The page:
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If I want to test frontend code (e.g. react SPA) that queries the backend and I stub out the responses from the backend using sinon fake server/fake XHR, then what happens if the backend code changes?

If the backend changes then the frontend tests will continue to pass, but the functionality may well be broken. It is possible that these stubs would get updated when the backend changes but it is also possible that this could be missed.

What are the best practices surrounding this issue?

Note: Apologies if this question has already been answered extensively, which I suspect it has. I cannot seem to figure out the right terms to search if it does exist.

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    You already know the answer to this. If your backend changes in such a way that the stubs are invalidated, then you need to change the stubs to conform to the new backend implementation. You can identify these discrepancies during integration testing. – Robert Harvey Jun 5 '18 at 21:22
  • So when I am changing the tests for the backend I would also need to make sure to change any tests that stub out those routes? What about people that potentially change the code in the future? It just seems like it's unlikely to happen in a very complex project. Perhaps with a simple project. – Adam Thompson Jun 5 '18 at 21:32
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    What about people that potentially change the code in the future? -- If there's a best practice, it is to put a process or policies in place that require review of the affected test suites when a relevant change occurs. There's no magic here. – Robert Harvey Jun 5 '18 at 21:37
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When testing the interface between two parts, the easiest way is to test those parts together, i.e. perform integration tests. If you want to test each part in isolation (i.e., perform component/unit tests) then your tests will contain a duplicate description of this interface, which may diverge from the real interface.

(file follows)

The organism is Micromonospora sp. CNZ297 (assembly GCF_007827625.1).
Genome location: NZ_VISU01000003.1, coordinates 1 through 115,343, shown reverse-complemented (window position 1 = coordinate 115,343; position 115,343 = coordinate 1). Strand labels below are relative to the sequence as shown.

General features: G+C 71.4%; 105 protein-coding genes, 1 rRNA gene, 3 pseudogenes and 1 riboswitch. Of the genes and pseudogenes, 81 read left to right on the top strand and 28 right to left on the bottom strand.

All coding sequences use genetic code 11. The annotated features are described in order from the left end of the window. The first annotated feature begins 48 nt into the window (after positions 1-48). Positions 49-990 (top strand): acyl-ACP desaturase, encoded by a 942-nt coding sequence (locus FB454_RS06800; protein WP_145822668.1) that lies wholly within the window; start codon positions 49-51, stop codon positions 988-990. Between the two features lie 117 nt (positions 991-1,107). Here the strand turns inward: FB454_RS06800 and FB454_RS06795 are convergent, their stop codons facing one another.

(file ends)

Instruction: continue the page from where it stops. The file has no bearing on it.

One possible solution is to structure these tests so that these tests can be verified against the real interface. E.g. by recording real interactions, and replaying them during your tests. When you capture an interaction for a web API, you have a HTTP request and response. This is great, because it's easy to replay those with a fake server or client.

  • Test the client against a fake server. This server verifies that the client's request match the recorded request, and responds with the recorded response.
  • Also, test these responses against the real server. Run the recorded requests against the real server, and verify that the real response matches the recorded response.

If these tests fail, the interface has changed unexpectedly. You must then fix the client or server, and re-record the failing interactions.

Diagram of the various tests

The advantage of using recorded interactions over pure integration tests is that the recordings can be replayed faster, and can be easier to debug. The suite of recordings is shared between the server and client, but both can be developed independently – you do not need to run the client tests when changing the server, as long as the recordings still match.

If this is supposed to work well, you will have to set up some automation for capturing the interactions. Ideally, you can run your client test suite in a recording mode that saves the response when run against the real backend. This doesn't necessarily have to be supported by your test framework, as this recording can be done in a proxy HTTP server. You will also have to strip out irrelevant details such as timestamps, so don't save the raw requests. Often, deleting various headers and filtering the body through some regexes is all that's needed.

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